Agribusiness represented 20% of the total comments received by the SEC, mostly opposing the rule. The SEC was scheduled to adopt the plan in October, but it is expected to finalize the rule later due to the volume of comments and pleas for reconsideration.

Among the comments was the promise of litigation from a group of 24 Republican state attorneys general, which cited this year’s U.S. Supreme Court decision in West Virginia v. EPA that a federal agency does not have the authority to regulate greenhouse gases.

“If the Commission insists on taking the same inappropriate course, we will be ready to act once again,” the letter stated. “We urge you to save everyone years of strife by abandoning the Proposed Rule.”

[clip]

Walmart is the lone ranger among large corporations stepping into the fray, stating in public comments to the SEC that it could not correctly determine the emissions footprint, for example, from a T-shirt.

“To accurately calculate those emissions requires information from multiple parties about the agricultural practices of the cotton fields providing raw materials, the energy used in the fabric mills and sewing facilities that assemble the garment, the fuel sources of the vehicles used at each stage of transportation, and the choices a customer made regarding how to wash and dry the item over the product’s lifecycle,” the company wrote in a 10-page comments letter, signed by three corporate officers.

Few food and ag-related groups now report scope 3 emissions, although Archer-Daniels-Midland and Campbell Soup Co. do so. China-owned Smithfield Foods promises that it will report them in its annual report starting this year.

Archer-Daniels-Midland and Smithfield, which produce annual individual “sustainability” reports along with their yearly financial summaries, did not respond to interview requests.

A Campbell spokeswoman in an email said that “Campbell began reporting itemized Scope 3 emissions earlier this year. We also announced science-based targets at the same time that include reductions in Scope 3 emissions from purchased goods and services, including agricultural ingredients we buy from producers and suppliers.”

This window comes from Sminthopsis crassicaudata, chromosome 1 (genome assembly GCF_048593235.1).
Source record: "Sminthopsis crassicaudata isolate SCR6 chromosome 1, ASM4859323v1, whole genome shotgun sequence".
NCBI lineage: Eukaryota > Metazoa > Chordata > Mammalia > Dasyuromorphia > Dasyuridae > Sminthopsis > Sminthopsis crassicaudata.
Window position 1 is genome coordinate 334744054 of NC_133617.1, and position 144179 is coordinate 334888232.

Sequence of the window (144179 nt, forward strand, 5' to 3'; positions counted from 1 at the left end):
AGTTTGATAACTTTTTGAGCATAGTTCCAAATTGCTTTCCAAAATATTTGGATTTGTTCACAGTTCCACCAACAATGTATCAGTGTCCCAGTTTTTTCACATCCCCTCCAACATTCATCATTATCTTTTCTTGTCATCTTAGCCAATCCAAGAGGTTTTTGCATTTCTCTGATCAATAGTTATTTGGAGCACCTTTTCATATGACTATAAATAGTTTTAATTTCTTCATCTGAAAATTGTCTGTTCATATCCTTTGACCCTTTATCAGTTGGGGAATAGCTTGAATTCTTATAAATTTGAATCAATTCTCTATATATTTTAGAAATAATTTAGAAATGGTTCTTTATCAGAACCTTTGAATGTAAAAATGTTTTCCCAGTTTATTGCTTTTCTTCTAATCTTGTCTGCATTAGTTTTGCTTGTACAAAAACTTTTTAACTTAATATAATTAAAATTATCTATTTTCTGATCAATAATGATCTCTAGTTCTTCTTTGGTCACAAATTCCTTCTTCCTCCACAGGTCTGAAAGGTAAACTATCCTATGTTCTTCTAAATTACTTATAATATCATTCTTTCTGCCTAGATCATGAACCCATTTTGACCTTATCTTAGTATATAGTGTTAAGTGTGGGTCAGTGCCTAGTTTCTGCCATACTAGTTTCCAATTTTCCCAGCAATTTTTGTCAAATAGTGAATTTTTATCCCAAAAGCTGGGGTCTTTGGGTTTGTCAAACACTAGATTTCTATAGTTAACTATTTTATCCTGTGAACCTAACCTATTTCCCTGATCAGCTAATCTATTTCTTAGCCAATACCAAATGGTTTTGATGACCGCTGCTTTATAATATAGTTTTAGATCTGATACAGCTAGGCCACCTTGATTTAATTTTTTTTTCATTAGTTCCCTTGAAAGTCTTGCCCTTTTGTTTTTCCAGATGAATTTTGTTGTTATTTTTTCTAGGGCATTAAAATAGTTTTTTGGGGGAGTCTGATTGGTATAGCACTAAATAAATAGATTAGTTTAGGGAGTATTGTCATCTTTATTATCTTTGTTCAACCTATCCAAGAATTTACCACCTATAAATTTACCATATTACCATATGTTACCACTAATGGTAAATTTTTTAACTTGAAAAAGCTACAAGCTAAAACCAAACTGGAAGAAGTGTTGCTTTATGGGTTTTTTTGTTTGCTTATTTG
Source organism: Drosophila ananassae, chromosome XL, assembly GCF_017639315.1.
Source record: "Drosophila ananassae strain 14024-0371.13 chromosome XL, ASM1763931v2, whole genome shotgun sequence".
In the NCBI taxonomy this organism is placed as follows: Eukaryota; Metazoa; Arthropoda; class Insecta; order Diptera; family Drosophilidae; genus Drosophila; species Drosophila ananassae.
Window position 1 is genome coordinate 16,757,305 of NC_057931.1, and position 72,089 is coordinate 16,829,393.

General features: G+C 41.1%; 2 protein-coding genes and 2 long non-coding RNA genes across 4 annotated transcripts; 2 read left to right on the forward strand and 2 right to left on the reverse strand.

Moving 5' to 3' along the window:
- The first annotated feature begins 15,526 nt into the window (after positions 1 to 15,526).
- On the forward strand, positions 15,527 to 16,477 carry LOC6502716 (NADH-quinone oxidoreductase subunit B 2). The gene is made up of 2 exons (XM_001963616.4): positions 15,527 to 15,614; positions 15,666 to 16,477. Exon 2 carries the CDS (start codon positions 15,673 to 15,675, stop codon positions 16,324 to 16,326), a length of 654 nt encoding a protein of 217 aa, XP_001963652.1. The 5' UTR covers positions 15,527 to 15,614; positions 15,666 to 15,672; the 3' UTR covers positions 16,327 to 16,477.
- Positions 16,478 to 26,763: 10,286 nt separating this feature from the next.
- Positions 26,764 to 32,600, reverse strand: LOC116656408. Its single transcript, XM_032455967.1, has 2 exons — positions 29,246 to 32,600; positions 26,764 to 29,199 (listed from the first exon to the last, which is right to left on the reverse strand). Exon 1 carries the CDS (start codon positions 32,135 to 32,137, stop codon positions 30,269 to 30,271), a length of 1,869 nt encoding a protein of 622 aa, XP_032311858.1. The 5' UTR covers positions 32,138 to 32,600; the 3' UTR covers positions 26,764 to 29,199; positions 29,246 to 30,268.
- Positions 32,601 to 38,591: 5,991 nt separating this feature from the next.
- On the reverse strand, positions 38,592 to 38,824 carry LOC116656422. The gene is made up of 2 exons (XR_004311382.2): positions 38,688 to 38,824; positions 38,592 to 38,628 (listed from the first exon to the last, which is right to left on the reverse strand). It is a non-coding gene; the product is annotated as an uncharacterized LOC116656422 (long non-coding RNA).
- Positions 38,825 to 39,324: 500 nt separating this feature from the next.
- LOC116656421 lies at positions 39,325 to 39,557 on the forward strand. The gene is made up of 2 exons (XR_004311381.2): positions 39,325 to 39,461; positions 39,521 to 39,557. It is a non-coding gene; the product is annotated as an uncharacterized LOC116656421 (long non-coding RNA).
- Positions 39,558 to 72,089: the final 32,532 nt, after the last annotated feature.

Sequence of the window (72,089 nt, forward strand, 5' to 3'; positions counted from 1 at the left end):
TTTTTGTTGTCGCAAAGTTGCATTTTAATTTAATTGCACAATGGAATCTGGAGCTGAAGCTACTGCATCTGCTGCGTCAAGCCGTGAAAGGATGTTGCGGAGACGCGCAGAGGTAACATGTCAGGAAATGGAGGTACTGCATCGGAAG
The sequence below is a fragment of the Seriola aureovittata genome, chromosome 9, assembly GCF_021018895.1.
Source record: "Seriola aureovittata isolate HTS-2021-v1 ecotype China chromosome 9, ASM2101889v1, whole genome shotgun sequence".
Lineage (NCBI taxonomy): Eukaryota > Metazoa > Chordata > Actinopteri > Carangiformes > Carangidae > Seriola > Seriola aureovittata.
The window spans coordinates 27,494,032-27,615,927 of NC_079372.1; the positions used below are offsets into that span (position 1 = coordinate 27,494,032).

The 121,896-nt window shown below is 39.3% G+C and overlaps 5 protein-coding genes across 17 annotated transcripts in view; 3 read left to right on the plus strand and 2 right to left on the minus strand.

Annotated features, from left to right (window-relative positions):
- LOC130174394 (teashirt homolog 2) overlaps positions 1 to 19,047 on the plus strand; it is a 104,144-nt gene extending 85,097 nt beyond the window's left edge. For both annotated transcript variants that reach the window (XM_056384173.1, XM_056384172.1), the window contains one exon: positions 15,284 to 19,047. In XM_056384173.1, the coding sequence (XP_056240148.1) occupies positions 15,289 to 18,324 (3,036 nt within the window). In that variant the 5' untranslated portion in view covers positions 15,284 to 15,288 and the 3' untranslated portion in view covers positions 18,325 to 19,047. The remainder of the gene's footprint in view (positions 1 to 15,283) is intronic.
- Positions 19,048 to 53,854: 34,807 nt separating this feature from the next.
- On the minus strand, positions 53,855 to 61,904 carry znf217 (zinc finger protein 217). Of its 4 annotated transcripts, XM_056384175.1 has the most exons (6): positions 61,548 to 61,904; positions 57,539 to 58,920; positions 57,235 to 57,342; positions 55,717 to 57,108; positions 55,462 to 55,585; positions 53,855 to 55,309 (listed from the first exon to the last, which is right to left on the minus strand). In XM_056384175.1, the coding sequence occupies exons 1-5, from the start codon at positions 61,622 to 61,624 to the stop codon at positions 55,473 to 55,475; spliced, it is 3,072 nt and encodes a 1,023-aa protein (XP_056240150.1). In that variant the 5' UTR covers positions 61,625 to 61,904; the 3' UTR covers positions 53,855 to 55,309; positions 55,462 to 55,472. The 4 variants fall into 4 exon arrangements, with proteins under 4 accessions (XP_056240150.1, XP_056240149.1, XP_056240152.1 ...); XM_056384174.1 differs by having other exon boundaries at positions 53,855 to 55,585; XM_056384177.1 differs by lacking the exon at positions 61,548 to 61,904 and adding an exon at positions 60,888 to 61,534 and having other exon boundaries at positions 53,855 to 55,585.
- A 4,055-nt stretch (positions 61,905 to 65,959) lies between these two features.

The proposed SEC rule is one of many from the Biden administration in its pursuit of “carbon-free electricity” by 2035, according to a 2021 executive order from the White House.
 
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TPD

the poor dad

U.S. Farmers Grab the Lobbying Pitchforks as Greens Sow Costly New Reporting Mandates




Agriculture industry supporters contend the pending SEC rule will hinder an already struggling food supply chain, driving up prices while harming small communities reliant on agriculture, and forcing many small and mid-sized operations across the U.S. to close.

Gary Gensler, the Biden-nominated chairman of the SEC and a long time progressive, said in announcing the plan that “it would provide investors with consistent, comparable, and decision-useful information for making their investment decisions.”

But the plan drew “an extraordinarily high” number of substantive comments to the agency – around 14,000 – during the 60-day requisite comment period, according to Ropes & Gray, a law firm that compiled a report on public comments submitted to the SEC on the climate disclosure proposal. Because of that, the comment period was extended an extra 30 days and closed on June 17.

Agribusiness represented 20% of the total comments received by the SEC, mostly opposing the rule. The SEC was scheduled to adopt the plan in October, but it is expected to finalize the rule later due to the volume of comments and pleas for reconsideration.

Among the comments was the promise of litigation from a group of 24 Republican state attorneys general, which cited this year’s U.S. Supreme Court decision in West Virginia v. EPA that a federal agency does not have the authority to regulate greenhouse gases.

“If the Commission insists on taking the same inappropriate course, we will be ready to act once again,” the letter stated. “We urge you to save everyone years of strife by abandoning the Proposed Rule.”

[clip]

Walmart is the lone ranger among large corporations stepping into the fray, stating in public comments to the SEC that it could not correctly determine the emissions footprint, for example, from a T-shirt.

“To accurately calculate those emissions requires information from multiple parties about the agricultural practices of the cotton fields providing raw materials, the energy used in the fabric mills and sewing facilities that assemble the garment, the fuel sources of the vehicles used at each stage of transportation, and the choices a customer made regarding how to wash and dry the item over the product’s lifecycle,” the company wrote in a 10-page comments letter, signed by three corporate officers.

Few food and ag-related groups now report scope 3 emissions, although Archer-Daniels-Midland and Campbell Soup Co. do so. China-owned Smithfield Foods promises that it will report them in its annual report starting this year.